Sun Series Sequence

We have all gotten quite familiar with this wonderful sequence of postures. We use the sun salutations for many different reasons. It is anatomically a well-rounded sequence. We are opening the shoulders, the hips, the fronts and backs of the legs- it really is quite a fantastically complete warming of the major muscles of the body. Sequenced generally at the beginning of a class, it helps us to connect the breath and the movement as we delve into the asana practice.

When translated from sanskrit into English, we start to uncover more of the metaphysical intention associated with the sun salutes. The Sanskrit word Surya means sun. The word namaskar stems from namas, which means “to bow to” or “to have gratitude towards (The familiar phrase we use to close our yoga classes, namaste—te means “you”—also comes from this root.) Each Sun Salutation begins and ends with the joined-hands mudra (gesture) touched to the heart. This placement is no accident.

The ancient yogis taught that each of us replicates the world at large, embodying “rivers, seas, mountains, fields…stars and planets…the sun and moon”. The outer sun, they asserted, is in reality a token of our own “inner sun,” which corresponds to our subtle, or spiritual, heart. When we practice the sun salutations we are bowing to the outer sun, greeting the day, but we are also invited to bow to the inner light within ourselves.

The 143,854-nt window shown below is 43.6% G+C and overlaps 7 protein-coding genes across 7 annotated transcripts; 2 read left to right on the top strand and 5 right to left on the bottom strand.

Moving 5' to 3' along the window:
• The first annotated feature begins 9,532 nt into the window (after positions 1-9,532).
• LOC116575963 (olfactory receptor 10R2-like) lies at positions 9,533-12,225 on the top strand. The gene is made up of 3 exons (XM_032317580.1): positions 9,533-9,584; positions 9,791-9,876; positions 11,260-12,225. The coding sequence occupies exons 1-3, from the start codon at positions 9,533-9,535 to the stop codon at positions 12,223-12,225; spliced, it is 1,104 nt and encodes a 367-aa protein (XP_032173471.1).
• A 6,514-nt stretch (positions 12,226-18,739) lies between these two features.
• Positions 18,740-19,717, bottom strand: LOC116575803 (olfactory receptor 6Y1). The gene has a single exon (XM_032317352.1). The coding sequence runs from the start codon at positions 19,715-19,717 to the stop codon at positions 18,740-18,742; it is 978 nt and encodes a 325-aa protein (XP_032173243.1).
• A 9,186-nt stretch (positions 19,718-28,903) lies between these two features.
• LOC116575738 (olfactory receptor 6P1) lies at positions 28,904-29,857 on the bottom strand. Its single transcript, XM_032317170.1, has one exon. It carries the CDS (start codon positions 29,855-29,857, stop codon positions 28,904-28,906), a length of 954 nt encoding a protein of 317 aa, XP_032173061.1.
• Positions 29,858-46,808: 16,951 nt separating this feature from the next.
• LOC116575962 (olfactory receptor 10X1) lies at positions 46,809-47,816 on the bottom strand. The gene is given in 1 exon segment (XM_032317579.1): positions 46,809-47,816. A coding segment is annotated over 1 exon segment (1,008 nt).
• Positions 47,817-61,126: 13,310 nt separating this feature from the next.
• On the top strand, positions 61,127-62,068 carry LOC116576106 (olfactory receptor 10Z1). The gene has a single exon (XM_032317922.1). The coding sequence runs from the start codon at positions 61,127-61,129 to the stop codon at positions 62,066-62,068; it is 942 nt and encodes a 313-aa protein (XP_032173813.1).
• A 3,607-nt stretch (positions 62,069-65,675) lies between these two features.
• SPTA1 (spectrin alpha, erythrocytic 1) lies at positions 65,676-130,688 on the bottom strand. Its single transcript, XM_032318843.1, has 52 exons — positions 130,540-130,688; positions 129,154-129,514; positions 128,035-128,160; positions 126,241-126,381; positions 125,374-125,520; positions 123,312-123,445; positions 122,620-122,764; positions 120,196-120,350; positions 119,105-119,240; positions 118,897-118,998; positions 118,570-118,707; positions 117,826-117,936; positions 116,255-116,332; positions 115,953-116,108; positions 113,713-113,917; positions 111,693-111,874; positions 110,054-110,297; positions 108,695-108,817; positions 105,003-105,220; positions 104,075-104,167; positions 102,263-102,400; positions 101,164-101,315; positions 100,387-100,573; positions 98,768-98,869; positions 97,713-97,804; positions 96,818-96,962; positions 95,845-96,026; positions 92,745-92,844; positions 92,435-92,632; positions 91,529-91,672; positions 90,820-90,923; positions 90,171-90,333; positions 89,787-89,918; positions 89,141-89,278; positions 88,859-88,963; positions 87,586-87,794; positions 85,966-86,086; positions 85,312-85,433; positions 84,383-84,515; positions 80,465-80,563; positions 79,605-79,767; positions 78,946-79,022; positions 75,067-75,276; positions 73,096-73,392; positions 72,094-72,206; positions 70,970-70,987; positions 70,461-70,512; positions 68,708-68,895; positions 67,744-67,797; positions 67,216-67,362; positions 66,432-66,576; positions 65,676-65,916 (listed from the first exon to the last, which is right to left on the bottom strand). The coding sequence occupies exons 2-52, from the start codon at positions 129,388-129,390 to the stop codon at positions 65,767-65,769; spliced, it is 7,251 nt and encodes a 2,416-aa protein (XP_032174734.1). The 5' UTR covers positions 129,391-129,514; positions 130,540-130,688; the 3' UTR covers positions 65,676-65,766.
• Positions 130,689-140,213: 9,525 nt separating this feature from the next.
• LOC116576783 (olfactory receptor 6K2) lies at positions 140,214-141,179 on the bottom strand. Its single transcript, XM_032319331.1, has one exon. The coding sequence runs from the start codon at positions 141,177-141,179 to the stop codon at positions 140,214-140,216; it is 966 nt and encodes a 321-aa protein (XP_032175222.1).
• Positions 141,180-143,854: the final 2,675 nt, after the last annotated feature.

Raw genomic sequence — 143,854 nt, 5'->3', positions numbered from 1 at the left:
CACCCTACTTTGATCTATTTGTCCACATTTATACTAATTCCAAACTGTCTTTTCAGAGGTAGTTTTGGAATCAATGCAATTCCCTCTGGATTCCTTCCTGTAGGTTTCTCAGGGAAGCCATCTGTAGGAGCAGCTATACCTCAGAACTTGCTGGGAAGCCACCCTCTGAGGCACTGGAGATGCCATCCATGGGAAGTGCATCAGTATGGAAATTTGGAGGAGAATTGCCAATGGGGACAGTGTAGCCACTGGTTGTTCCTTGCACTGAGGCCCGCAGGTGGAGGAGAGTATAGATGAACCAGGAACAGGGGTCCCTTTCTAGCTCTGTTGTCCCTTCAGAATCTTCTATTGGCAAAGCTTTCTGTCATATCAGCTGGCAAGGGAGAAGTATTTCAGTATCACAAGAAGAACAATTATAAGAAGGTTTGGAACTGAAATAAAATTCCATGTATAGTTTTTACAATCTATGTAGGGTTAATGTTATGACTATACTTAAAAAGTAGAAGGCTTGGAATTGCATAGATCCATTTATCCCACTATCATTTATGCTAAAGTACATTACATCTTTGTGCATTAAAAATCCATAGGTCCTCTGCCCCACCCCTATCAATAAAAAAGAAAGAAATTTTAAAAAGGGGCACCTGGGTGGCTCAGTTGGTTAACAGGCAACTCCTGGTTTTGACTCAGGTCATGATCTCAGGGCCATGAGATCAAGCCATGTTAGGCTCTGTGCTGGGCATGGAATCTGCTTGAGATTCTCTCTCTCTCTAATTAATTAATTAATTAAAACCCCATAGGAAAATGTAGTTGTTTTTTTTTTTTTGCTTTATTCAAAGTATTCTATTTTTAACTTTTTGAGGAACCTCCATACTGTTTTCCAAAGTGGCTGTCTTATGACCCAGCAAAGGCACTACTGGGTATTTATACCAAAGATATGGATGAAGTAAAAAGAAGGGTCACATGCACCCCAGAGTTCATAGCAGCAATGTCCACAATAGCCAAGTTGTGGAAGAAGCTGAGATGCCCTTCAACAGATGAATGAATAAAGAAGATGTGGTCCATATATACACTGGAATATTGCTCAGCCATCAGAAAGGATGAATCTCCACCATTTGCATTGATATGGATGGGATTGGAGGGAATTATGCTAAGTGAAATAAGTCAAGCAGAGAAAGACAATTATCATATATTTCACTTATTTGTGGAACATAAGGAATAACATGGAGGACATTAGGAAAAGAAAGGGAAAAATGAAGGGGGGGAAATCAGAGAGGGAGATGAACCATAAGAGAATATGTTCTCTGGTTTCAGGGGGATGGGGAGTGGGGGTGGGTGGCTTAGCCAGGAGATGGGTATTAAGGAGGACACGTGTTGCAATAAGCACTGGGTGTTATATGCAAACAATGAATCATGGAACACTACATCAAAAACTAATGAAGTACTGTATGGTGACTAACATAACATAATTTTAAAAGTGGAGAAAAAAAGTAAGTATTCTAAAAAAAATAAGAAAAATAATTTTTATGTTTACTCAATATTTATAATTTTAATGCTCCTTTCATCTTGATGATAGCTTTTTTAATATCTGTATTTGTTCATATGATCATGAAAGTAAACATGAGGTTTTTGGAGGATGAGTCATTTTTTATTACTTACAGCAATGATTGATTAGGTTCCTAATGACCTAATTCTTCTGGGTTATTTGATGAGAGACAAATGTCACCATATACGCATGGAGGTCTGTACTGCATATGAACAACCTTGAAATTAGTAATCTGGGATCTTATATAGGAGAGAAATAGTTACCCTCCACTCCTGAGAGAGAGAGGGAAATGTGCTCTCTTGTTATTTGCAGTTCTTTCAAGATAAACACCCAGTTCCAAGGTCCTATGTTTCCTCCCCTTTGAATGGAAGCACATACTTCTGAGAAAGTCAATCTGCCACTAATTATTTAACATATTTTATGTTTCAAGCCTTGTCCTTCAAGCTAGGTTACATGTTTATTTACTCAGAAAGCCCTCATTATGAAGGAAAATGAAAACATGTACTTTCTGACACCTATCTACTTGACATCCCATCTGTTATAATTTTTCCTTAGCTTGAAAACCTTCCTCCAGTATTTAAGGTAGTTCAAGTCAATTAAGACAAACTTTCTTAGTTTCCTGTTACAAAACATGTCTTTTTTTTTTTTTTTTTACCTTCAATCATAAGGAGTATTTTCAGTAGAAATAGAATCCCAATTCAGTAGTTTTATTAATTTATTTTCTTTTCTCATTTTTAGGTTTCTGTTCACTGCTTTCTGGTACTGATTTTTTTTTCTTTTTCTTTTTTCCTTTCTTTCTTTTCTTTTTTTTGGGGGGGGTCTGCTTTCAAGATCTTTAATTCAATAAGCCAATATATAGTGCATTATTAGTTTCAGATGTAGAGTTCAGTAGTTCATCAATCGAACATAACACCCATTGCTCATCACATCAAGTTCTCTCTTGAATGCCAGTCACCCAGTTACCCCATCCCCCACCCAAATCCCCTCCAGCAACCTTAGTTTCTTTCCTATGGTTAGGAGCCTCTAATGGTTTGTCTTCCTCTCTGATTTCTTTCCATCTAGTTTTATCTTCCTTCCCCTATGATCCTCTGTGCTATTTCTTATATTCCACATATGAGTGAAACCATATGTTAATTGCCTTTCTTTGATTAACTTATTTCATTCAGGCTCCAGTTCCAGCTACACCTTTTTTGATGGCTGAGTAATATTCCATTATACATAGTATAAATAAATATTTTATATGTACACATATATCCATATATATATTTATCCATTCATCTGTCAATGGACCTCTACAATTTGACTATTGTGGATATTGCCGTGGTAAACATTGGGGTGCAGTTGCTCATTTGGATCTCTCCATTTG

Take some time for yourself every day to be grateful for what you have. The sun salutes are a wonderful way to awaken the fascia of the body, warm the muscles, charge the breath, and clear the mind. Go head and enjoy a few rounds right now 🙂

Urdva Hastasana (Upward Salute)

Inhale: Sweep arms into the overhead plane, while keeping low ribs softening in and core engaged to protect low back.

Uttanasana (Standing Forward Bend)

Exhale: Soften the knees and from the hips, hinge forwards.

Ardha Uttanasana (Half Standing Forward Bend)

Inhale: Lengthen halfway up either hands to chins, or fingertips to floor.

Adho Mukha Svanasana (Downward Facing Dog)

Exhale: Plant palms firmly to mat and step back to an inverted V, feet hips distance apart. Float hips skyward, flaring sitting bones up.

Pahlakasana (Plank Pose)

Inhale: Shift forward stacking shoulders over wrists, heels over toes.  Drop tailbone back towards heels to hug naval energetically back towards spine.

Chaturanga Dandasana (Four-Limbed Staff Pose)

Exhale: Shift to tips of toes. Lower halfway, hug shoulder heads back, stack elbows over wrists.

*Modification, lower knees, keep hugging elbows in, lower chest, lift the knees release the quads, lengthen tops of feet to mat.

Urdha Mukha Svanasana (Upward Facing Dog) or Bhujangasana (Cobra Pose)

Inhale: Release tops of feet to mat, one set at a time, push to palms and straighten the arms. Wrap triceps back to broaden across chest.

*Modification, keeping elbows bent and legs and pelvis rooted to the earth, lengthen chest forward and up.

Adho Mukha Svanasana (downward Facing Dog)

Exhale: Gaze down, tuck toes under, one set at a time, push to palms (focus on inner seam of hands) lift the hips.

*Modification, lower down, press through hands and knees back to Downward facing dog.

*Transition at the base of the third exhale, bend knees, look beyond hands, and walk, step or lightly hop to top of mat.

Ardha Uttanasana (Half Standing Forward Bend)

Inhale: Lengthen halfway up either hands to chins, or fingertips to floor.

Uttanasana (Standing Forward Bend)

Exhale: Soften the knees and from the hips, hinge forwards.

Urdhva Hastasana (Upward Salute)

Inhale: Sweep arms into the overhead plane, while keeping low ribs softening in and core engaged to protect low back.